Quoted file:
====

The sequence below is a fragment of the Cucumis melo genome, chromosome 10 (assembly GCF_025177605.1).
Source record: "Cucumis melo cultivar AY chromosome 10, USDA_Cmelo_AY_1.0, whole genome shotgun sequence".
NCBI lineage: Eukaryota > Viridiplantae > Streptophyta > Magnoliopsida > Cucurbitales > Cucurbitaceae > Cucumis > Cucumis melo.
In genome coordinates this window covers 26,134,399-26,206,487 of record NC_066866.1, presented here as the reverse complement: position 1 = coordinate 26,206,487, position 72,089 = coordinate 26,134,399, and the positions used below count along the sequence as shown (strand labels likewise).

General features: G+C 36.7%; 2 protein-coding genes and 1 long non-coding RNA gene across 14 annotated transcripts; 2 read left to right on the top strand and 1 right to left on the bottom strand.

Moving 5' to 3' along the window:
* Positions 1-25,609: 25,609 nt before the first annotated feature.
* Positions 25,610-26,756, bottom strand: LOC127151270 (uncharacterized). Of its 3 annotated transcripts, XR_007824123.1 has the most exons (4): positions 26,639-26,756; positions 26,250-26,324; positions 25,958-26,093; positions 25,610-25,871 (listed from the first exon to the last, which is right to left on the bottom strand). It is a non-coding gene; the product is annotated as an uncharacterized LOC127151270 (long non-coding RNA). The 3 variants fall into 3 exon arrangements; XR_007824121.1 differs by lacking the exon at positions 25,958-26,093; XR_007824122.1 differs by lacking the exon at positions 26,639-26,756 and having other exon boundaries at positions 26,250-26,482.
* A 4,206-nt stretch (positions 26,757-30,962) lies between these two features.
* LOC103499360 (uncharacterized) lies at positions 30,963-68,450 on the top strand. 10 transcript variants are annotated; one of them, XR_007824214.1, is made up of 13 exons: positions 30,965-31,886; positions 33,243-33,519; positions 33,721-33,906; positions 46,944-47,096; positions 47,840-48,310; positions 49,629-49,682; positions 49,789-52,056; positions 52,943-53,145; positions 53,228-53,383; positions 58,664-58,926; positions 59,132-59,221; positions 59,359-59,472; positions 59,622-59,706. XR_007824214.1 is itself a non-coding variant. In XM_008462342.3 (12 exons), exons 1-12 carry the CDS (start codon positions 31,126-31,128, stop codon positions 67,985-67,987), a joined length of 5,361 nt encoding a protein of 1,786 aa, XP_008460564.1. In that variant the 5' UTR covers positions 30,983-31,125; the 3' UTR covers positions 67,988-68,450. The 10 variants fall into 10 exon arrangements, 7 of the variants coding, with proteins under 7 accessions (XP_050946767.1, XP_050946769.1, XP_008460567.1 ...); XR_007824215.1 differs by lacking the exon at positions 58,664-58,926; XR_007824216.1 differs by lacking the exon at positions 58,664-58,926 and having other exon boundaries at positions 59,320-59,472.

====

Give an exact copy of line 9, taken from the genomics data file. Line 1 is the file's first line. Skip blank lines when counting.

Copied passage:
* A 4,206-nt stretch (positions 26,757-30,962) lies between these two features.